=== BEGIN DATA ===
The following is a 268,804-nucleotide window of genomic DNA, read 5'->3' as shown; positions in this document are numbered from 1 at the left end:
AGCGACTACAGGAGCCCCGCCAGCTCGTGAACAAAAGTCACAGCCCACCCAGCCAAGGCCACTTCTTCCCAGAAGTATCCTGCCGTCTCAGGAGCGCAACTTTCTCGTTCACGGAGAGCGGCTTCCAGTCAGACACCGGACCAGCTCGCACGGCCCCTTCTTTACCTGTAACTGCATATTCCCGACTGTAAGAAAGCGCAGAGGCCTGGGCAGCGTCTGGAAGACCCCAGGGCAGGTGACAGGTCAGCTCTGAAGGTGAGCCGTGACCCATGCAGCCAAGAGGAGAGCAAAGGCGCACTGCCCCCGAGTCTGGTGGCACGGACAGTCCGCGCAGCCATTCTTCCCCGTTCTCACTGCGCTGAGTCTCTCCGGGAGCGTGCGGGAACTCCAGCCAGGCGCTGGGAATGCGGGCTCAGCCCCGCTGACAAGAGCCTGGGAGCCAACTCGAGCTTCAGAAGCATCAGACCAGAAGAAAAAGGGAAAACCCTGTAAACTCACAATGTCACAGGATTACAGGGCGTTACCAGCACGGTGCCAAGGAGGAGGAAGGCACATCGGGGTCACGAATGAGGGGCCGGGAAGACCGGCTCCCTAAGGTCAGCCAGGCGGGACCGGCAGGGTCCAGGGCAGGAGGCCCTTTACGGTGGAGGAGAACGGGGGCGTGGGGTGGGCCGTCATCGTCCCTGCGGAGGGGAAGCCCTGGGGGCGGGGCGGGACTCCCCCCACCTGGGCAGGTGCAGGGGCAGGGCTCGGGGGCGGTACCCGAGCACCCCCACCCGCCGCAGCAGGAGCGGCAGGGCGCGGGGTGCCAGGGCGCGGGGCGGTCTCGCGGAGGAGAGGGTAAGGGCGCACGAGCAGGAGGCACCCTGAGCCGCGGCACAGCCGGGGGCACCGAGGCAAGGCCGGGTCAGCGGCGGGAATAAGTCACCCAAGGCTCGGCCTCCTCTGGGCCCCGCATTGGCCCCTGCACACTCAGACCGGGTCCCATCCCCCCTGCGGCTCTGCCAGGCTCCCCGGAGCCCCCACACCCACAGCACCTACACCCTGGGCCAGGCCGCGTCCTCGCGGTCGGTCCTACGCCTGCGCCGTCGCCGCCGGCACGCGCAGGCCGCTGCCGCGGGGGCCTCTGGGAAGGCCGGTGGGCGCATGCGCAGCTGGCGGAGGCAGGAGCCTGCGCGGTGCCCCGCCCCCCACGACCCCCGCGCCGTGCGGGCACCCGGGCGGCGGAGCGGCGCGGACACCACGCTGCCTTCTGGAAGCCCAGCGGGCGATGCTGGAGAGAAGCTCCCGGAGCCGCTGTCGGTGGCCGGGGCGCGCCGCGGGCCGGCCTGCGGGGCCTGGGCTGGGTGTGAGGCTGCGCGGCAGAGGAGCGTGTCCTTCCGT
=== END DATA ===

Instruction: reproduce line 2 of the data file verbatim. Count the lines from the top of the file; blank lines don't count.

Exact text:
AGCGACTACAGGAGCCCCGCCAGCTCGTGAACAAAAGTCACAGCCCACCCAGCCAAGGCCACTTCTTCCCAGAAGTATCCTGCCGTCTCAGGAGCGCAACTTTCTCGTTCACGGAGAGCGGCTTCCAGTCAGACACCGGACCAGCTCGCACGGCCCCTTCTTTACCTGTAACTGCATATTCCCGACTGTAAGAAAGCGCAGAGGCCTGGGCAGCGTCTGGAAGACCCCAGGGCAGGTGACAGGTCAGCTCTGAAGGTGAGCCGTGACCCATGCAGCCAAGAGGAGAGCAAAGGCGCACTGCCCCCGAGTCTGGTGGCACGGACAGTCCGCGCAGCCATTCTTCCCCGTTCTCACTGCGCTGAGTCTCTCCGGGAGCGTGCGGGAACTCCAGCCAGGCGCTGGGAATGCGGGCTCAGCCCCGCTGACAAGAGCCTGGGAGCCAACTCGAGCTTCAGAAGCATCAGACCAGAAGAAAAAGGGAAAACCCTGTAAACTCACAATGTCACAGGATTACAGGGCGTTACCAGCACGGTGCCAAGGAGGAGGAAGGCACATCGGGGTCACGAATGAGGGGCCGGGAAGACCGGCTCCCTAAGGTCAGCCAGGCGGGACCGGCAGGGTCCAGGGCAGGAGGCCCTTTACGGTGGAGGAGAACGGGGGCGTGGGGTGGGCCGTCATCGTCCCTGCGGAGGGGAAGCCCTGGGGGCGGGGCGGGACTCCCCCCACCTGGGCAGGTGCAGGGGCAGGGCTCGGGGGCGGTACCCGAGCACCCCCACCCGCCGCAGCAGGAGCGGCAGGGCGCGGGGTGCCAGGGCGCGGGGCGGTCTCGCGGAGGAGAGGGTAAGGGCGCACGAGCAGGAGGCACCCTGAGCCGCGGCACAGCCGGGGGCACCGAGGCAAGGCCGGGTCAGCGGCGGGAATAAGTCACCCAAGGCTCGGCCTCCTCTGGGCCCCGCATTGGCCCCTGCACACTCAGACCGGGTCCCATCCCCCCTGCGGCTCTGCCAGGCTCCCCGGAGCCCCCACACCCACAGCACCTACACCCTGGGCCAGGCCGCGTCCTCGCGGTCGGTCCTACGCCTGCGCCGTCGCCGCCGGCACGCGCAGGCCGCTGCCGCGGGGGCCTCTGGGAAGGCCGGTGGGCGCATGCGCAGCTGGCGGAGGCAGGAGCCTGCGCGGTGCCCCGCCCCCCACGACCCCCGCGCCGTGCGGGCACCCGGGCGGCGGAGCGGCGCGGACACCACGCTGCCTTCTGGAAGCCCAGCGGGCGATGCTGGAGAGAAGCTCCCGGAGCCGCTGTCGGTGGCCGGGGCGCGCCGCGGGCCGGCCTGCGGGGCCTGGGCTGGGTGTGAGGCTGCGCGGCAGAGGAGCGTGTCCTTCCGT